Don't start with definitions

If you want to give a bad talk, then there is a very simple and widespread method that has known remarkable success: starting your talk with several definitions. Giving a talk that is not bad is harder, but there is also a simple method that will bring you a lot of progress: giving no definition during the first minute of your talk.

Starting your talk (or lecture!) with a bunch of definitions fails to take into account the previous point, about starting a talk by motivating it, and it does so in the worst possible way: you present your listener with something that he cannot use at the moment, and expect him to put some effort in order to understand it. The implicit promise that this definition will become useful to him later is rather not enough to motivate this effort, especially as experience (at least mine) suggests that this is almost surely going to be a bad talk.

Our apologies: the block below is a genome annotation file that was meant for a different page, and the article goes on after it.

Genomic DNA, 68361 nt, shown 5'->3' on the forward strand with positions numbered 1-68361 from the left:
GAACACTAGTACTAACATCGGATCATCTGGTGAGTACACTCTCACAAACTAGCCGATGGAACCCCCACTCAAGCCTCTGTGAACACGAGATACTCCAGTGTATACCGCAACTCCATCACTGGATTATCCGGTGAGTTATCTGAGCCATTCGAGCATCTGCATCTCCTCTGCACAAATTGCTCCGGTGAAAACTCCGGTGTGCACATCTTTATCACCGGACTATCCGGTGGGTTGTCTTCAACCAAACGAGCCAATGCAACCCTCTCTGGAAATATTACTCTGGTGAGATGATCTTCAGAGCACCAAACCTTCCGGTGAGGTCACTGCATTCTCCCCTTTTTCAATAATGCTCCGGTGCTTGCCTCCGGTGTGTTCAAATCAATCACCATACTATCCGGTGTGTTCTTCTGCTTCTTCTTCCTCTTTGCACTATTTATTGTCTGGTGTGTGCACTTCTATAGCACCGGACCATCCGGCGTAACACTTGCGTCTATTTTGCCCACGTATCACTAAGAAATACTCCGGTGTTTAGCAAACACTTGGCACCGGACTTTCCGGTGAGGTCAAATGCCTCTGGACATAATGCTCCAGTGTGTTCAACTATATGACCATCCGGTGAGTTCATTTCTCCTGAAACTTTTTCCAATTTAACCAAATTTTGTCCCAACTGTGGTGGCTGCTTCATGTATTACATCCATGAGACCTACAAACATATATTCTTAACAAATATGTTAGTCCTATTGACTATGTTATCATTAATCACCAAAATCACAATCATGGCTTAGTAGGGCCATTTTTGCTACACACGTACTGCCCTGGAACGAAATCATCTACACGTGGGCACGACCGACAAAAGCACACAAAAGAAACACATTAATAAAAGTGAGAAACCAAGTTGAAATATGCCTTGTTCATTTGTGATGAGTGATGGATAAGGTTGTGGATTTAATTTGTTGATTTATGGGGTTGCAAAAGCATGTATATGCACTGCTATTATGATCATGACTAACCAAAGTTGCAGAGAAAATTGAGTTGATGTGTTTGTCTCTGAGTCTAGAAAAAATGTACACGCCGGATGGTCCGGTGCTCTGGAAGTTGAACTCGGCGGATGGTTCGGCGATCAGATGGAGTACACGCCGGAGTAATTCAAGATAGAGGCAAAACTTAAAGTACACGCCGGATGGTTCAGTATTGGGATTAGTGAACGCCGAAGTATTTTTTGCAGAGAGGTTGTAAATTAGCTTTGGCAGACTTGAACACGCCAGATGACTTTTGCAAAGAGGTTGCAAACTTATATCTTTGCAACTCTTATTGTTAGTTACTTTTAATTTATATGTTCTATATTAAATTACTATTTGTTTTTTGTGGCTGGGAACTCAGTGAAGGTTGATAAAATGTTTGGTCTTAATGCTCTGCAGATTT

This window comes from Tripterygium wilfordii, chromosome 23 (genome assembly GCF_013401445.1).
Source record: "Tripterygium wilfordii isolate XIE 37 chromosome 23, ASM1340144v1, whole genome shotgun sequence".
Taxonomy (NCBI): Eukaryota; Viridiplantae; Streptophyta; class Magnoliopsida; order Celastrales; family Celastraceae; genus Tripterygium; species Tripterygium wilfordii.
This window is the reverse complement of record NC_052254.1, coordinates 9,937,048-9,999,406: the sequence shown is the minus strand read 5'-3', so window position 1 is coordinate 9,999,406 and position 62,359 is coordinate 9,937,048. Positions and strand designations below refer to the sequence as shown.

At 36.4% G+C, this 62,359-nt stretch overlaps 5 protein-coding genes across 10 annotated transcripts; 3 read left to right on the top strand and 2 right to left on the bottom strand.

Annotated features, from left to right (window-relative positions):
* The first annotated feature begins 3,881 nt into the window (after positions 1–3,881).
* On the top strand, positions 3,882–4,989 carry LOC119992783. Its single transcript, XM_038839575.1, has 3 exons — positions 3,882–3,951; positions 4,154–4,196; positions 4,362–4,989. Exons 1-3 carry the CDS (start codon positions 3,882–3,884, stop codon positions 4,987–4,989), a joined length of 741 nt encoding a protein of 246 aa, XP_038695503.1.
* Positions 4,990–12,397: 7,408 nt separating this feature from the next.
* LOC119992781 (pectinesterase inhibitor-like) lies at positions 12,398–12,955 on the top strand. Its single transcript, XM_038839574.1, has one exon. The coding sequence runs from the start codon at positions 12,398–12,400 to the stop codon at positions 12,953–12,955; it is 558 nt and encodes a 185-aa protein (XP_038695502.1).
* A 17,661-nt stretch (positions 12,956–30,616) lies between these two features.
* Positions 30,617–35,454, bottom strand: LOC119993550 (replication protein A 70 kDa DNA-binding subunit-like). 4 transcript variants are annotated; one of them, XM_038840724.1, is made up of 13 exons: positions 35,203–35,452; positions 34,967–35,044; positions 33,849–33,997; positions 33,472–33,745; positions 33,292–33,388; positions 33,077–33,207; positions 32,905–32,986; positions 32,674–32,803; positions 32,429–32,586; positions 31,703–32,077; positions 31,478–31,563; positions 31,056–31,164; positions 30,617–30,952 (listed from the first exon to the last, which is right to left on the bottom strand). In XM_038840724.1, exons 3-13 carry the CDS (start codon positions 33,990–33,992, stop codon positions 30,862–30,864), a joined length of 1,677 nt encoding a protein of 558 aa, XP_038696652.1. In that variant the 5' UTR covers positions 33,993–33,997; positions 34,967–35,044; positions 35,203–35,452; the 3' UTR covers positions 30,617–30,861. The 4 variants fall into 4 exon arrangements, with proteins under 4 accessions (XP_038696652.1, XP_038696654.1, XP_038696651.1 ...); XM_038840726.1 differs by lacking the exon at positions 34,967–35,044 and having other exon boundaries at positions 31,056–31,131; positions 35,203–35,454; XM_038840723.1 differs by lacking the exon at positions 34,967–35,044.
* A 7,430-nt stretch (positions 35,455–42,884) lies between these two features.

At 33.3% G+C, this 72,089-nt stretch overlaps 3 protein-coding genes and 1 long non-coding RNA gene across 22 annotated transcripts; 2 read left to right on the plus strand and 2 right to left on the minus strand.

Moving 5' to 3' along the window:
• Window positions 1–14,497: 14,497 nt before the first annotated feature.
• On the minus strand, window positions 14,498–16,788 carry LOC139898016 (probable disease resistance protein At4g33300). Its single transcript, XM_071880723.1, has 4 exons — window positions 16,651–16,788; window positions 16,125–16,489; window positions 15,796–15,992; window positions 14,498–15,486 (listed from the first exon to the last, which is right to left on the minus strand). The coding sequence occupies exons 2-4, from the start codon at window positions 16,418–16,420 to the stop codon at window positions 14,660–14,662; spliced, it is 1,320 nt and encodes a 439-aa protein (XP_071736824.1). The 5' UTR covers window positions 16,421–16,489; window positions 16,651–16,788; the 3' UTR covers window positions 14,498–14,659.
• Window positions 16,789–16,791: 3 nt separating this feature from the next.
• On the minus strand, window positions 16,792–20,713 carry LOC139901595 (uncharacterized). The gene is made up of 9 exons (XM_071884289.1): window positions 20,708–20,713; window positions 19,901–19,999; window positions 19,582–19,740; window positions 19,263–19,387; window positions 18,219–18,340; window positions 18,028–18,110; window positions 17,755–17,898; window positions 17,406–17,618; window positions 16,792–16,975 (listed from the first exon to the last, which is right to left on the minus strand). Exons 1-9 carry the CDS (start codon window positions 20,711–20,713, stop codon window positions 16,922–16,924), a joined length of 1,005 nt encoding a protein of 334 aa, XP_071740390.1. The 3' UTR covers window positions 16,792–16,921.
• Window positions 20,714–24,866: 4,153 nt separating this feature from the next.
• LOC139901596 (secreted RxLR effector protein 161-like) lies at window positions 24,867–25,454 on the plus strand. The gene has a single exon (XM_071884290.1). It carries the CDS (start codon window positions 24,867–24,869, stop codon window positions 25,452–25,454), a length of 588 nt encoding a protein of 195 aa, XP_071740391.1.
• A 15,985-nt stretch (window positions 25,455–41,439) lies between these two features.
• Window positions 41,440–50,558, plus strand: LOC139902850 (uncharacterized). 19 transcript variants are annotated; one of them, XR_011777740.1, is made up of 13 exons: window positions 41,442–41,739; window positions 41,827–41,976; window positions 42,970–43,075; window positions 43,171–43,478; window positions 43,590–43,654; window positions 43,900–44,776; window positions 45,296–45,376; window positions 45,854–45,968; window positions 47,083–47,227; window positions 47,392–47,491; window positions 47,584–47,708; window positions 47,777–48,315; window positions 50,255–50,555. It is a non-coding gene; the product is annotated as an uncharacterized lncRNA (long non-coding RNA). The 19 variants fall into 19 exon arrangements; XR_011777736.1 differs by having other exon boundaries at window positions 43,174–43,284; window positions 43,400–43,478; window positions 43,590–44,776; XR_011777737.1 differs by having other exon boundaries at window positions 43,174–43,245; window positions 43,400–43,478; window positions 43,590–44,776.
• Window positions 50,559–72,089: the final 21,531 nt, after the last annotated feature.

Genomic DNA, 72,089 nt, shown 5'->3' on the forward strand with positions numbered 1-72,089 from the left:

Putting definitions at the beginning has further drawbacks: it is easier for the listener to understand and remember a definition if they know what they are going to use it for.

A. Georgakopoulos: How to give a talk that is not too bad.

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